Help! Supplemental light didn't come on for 2 days... no eggs for over a week?!

Discussion in 'Chicken Behaviors and Egglaying' started by Tioram, Oct 27, 2015.

  1. Tioram

    Tioram Out Of The Brooder

    Jul 11, 2014
    I have about a dozen layers. They range from Black Australorps, Buffs, Reds, EE's, Wellies, Golden Laced, and Barred rocks. We have used an incandescent rope light above the roost that is on a timer and it worked great last winter. We are in Central PA. We had 8 eggs and the next day we had zero. I looked all over the coop, the run, everywhere and nothing. The next morning as I got the kids ready for school, I noticed that the timer in the coop hadn't flipped the lights on. Come to find out that the timer had died. I immediately turned on the lights and then went and replaced the timer that very same day.

    I have now been without eggs for over a week but I don't see an signs of a hard molt or anything. How long will it be until they start laying again? I'm not used to this and I miss having my eggs supplied every day! We save a lot of money on cereal and milk and of course it's better for my family to have eggs for breakfast.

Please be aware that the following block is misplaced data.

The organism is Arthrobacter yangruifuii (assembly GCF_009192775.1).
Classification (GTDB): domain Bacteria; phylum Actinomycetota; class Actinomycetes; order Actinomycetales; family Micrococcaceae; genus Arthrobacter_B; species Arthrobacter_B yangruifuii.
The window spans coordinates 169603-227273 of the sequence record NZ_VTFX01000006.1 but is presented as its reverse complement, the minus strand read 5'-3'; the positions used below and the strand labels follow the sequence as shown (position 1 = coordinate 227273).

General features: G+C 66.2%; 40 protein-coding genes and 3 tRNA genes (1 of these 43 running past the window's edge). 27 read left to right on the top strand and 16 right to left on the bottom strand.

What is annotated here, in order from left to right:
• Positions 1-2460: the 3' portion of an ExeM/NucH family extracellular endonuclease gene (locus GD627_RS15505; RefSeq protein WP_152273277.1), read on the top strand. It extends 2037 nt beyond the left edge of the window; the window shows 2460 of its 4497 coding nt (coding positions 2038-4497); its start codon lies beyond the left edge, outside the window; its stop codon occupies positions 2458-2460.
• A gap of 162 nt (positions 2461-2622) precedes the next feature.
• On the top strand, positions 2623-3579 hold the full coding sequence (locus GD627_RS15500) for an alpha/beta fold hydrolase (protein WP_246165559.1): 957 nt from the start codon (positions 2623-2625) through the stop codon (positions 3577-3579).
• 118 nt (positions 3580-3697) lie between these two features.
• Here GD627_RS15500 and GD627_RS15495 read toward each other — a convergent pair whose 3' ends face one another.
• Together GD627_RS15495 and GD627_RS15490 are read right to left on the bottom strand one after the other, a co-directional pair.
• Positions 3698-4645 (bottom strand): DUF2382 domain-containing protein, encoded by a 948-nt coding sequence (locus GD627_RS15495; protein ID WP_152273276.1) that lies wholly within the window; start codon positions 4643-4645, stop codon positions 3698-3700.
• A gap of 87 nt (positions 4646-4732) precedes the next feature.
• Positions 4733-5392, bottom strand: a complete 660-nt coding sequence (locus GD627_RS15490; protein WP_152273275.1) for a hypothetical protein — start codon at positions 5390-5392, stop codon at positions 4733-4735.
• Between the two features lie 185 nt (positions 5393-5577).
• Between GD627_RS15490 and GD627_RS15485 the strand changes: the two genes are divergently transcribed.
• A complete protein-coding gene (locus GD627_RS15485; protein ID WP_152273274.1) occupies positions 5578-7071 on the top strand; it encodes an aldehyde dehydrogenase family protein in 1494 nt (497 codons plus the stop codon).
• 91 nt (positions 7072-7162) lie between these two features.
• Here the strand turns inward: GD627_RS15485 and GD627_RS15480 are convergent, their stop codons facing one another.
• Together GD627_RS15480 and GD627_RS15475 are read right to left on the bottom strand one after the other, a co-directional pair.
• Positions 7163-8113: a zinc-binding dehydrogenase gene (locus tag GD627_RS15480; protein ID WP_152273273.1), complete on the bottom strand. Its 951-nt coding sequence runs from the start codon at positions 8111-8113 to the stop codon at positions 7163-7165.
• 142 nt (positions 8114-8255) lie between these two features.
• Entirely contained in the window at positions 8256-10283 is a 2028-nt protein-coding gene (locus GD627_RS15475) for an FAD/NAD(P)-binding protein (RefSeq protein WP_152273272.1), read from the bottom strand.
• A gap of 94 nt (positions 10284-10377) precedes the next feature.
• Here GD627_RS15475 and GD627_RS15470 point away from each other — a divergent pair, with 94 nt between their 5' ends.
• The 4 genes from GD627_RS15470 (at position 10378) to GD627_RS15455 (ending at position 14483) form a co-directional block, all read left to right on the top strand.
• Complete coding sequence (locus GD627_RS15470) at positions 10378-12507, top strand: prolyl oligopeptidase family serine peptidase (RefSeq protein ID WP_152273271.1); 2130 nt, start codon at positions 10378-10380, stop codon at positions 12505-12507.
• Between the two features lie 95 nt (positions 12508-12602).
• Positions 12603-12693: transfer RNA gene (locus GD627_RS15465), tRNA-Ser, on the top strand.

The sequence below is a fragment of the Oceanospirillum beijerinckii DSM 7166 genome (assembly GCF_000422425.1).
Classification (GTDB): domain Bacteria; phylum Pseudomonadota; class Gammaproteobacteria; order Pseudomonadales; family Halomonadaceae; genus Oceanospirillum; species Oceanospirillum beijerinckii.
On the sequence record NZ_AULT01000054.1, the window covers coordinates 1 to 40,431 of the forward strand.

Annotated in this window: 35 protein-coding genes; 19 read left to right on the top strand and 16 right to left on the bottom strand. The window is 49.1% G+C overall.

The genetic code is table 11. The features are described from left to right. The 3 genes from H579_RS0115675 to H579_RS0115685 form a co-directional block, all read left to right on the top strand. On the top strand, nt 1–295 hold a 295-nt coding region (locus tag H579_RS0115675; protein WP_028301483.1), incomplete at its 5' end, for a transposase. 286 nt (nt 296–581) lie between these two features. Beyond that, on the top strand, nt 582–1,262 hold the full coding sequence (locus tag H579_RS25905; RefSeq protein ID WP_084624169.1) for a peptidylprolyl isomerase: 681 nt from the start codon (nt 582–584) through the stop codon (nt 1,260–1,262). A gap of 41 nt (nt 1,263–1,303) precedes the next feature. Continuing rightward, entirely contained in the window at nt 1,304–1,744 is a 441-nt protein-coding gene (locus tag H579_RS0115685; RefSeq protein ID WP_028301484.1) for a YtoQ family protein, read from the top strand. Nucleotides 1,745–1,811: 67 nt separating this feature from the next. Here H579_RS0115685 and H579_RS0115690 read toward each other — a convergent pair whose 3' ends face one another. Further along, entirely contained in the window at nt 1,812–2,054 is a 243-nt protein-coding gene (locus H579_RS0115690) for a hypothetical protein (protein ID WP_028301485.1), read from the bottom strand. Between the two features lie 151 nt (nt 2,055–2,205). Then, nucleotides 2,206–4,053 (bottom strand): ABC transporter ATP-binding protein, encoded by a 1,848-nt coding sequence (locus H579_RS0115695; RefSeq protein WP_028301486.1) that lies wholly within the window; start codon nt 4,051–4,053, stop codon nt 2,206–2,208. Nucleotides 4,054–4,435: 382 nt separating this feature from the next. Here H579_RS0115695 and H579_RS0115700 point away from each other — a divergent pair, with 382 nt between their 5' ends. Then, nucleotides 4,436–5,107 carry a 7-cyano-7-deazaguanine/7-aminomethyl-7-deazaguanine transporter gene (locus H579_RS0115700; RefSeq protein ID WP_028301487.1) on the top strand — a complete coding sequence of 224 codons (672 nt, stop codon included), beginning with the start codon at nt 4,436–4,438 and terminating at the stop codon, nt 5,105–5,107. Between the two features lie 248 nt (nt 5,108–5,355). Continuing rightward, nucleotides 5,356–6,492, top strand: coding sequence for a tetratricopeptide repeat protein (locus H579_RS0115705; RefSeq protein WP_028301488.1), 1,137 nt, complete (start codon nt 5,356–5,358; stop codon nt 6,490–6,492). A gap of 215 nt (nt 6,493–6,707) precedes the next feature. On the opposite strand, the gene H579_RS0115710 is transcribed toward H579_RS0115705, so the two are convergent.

They are getting a minimum of 14 hours of sunlight a day, with the exception of 2, maybe 3 days that the timer was out.

  2. BantamLover21

    BantamLover21 Overrun With Chickens

    Jul 24, 2013
    How old are the hens? Have they ever molted before? In my experience, chicken often stop laying a few weeks before going into a hard molt. That may be what some of your hens are doing (simply because of age, seasonal changes, etc.), although I doubt they would all stop laying at once if that were the case. Still, I've never had birds stop laying just because their supplemental light didn't work for a few days--if it hadn't worked for longer, maybe, but not two days.

    I would make sure the light keeps working and consider adjusting its timer so that they get around 15 hours of light. A increase in light should help trigger laying (this occurs naturally in the springtime). Also, check the birds for mites/lice, injuries, or other stressors and be sure that a predator hasn't been trying to get in. Stress from a wide range of factors, not just light, can easily cause birds to stop egg production.

    If your hens aren't beginning to molt, I would expect egg production to start back up again within 2-3 weeks. Good luck!
    Last edited: Oct 27, 2015

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